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News for Norther Colorado and the world

Tuesday, September 30, 2014

Astronomy Picture of the Day

The image highlights a part of W5 spanning about 2,000 light years that is rich in star forming pillars. W5 lies about 6,500 light years away toward the constellation of Cassiopeia.

 

w5 spitzer 5569 670x428 Astronomy Picture of the Day

 

W5: Pillars of Star Formation 
Image Credit & Copyright: Lori Allen, Xavier Koenig (Harvard-Smithsonian CfAet al.JPL-CaltechNASA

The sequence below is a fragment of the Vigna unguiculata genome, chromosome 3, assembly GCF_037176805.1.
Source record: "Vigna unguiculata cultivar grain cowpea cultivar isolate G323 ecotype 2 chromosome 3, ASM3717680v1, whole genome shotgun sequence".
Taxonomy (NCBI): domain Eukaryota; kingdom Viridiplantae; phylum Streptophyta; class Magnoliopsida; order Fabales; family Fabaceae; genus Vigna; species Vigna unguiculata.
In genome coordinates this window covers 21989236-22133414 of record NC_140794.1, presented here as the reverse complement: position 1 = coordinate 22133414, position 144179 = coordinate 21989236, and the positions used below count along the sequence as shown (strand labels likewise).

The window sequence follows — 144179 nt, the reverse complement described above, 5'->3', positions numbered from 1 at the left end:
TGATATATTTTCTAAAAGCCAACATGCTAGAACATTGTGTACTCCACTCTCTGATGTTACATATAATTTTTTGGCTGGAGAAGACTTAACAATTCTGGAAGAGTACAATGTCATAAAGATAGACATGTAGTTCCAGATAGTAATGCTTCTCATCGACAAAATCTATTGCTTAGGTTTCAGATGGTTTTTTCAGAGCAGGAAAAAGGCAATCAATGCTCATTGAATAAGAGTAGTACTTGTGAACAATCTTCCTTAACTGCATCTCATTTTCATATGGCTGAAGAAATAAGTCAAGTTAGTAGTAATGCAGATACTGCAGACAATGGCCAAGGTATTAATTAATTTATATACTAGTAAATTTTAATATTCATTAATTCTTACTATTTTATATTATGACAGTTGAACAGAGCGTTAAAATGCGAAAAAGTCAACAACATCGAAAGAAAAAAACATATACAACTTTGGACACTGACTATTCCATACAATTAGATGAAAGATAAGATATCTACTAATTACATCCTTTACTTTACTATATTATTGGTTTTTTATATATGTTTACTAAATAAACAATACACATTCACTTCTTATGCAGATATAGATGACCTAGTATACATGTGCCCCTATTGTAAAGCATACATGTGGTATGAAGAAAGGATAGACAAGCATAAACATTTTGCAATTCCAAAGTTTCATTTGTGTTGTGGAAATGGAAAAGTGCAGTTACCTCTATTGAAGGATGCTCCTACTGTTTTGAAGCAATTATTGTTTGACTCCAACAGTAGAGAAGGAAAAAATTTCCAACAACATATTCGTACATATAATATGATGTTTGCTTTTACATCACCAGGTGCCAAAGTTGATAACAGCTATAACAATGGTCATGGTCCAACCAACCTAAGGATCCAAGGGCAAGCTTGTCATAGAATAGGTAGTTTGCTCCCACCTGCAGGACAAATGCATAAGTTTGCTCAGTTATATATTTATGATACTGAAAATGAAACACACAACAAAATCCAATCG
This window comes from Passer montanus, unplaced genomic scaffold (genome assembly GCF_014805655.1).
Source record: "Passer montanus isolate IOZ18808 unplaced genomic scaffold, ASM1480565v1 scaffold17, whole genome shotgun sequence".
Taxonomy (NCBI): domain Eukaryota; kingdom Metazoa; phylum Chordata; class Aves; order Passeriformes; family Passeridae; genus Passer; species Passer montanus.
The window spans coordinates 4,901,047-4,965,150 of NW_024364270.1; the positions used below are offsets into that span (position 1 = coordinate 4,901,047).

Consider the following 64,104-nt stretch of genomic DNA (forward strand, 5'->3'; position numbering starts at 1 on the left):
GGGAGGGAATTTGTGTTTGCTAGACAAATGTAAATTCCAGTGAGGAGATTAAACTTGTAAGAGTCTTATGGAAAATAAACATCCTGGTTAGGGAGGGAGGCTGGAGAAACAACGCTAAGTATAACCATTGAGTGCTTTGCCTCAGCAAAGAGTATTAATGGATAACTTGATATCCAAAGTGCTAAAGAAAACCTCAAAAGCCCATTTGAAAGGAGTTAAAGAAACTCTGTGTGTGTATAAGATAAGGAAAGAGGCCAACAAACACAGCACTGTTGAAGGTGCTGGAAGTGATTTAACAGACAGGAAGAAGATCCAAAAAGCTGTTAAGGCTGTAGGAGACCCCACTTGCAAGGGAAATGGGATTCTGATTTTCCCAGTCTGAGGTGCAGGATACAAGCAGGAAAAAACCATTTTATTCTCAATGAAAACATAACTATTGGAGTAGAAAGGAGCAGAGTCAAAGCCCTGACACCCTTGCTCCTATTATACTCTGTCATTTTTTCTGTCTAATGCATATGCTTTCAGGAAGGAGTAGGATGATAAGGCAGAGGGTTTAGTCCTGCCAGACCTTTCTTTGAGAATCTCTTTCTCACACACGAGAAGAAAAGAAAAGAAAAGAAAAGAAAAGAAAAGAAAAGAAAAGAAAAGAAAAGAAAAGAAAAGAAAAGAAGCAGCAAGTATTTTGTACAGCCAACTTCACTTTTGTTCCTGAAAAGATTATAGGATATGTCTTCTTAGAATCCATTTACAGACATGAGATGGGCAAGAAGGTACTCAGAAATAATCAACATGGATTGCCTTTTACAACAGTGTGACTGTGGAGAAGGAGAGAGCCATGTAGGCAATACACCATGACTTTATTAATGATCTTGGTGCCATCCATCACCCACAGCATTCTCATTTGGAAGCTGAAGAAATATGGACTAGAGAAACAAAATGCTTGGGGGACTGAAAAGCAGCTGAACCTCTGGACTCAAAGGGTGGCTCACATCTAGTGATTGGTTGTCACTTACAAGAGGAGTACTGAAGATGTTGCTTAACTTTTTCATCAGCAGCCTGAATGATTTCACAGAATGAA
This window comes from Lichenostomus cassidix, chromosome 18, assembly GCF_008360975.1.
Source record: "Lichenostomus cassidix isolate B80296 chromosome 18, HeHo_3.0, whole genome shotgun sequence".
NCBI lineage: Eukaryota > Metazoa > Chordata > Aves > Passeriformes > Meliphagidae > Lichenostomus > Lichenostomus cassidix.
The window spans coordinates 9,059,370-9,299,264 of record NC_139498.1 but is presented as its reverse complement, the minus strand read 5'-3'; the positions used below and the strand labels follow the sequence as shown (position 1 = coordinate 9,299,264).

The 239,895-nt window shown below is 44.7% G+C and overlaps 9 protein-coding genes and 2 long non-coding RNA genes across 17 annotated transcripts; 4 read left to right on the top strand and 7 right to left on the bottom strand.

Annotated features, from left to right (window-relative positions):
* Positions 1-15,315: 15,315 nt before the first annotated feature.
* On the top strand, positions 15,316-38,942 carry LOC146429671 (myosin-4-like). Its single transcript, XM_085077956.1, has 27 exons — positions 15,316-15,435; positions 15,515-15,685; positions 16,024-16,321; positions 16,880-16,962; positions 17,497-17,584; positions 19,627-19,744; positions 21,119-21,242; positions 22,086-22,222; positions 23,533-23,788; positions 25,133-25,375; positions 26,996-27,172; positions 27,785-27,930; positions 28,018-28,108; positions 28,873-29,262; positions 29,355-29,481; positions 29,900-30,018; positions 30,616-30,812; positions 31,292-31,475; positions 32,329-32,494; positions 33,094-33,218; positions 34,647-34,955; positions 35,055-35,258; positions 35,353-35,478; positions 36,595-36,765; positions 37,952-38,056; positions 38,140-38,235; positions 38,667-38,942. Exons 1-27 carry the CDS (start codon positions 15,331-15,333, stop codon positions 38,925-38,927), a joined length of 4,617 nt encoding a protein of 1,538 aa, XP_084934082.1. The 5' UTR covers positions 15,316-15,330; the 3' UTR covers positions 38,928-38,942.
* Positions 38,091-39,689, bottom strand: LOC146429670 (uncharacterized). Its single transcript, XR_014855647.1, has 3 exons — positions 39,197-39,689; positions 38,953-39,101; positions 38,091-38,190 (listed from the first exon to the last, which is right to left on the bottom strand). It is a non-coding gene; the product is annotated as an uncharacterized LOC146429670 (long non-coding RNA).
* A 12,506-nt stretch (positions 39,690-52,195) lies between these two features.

Explanation: How do stars form? A study of star forming region W5 by the sun-orbiting Spitzer Space Telescope provides clear clues by recording that massive stars near the center of empty cavities are older than stars near the edges. A likely reason for this is that the older stars in the center are actually triggering the formation of the younger edge stars. The triggered star formation occurs when hot outflowing gas compresses cooler gas into knots dense enough to gravitationally contract into stars. Spectacular pillars, left slowly evaporating from the hot outflowing gas, provide further visual clues. In the above scientifically-colored infrared image, red indicates heated dust, while white and green indicate particularly dense gas clouds. W5 is also known as IC 1848, and together with IC 1805 forms a complex region of star formation popularly dubbed the Heart and Soul Nebulas. The above image highlights a part of W5 spanning about 2,000 light years that is rich in star forming pillars. W5 lies about 6,500 light years away toward the constellation ofCassiopeia.

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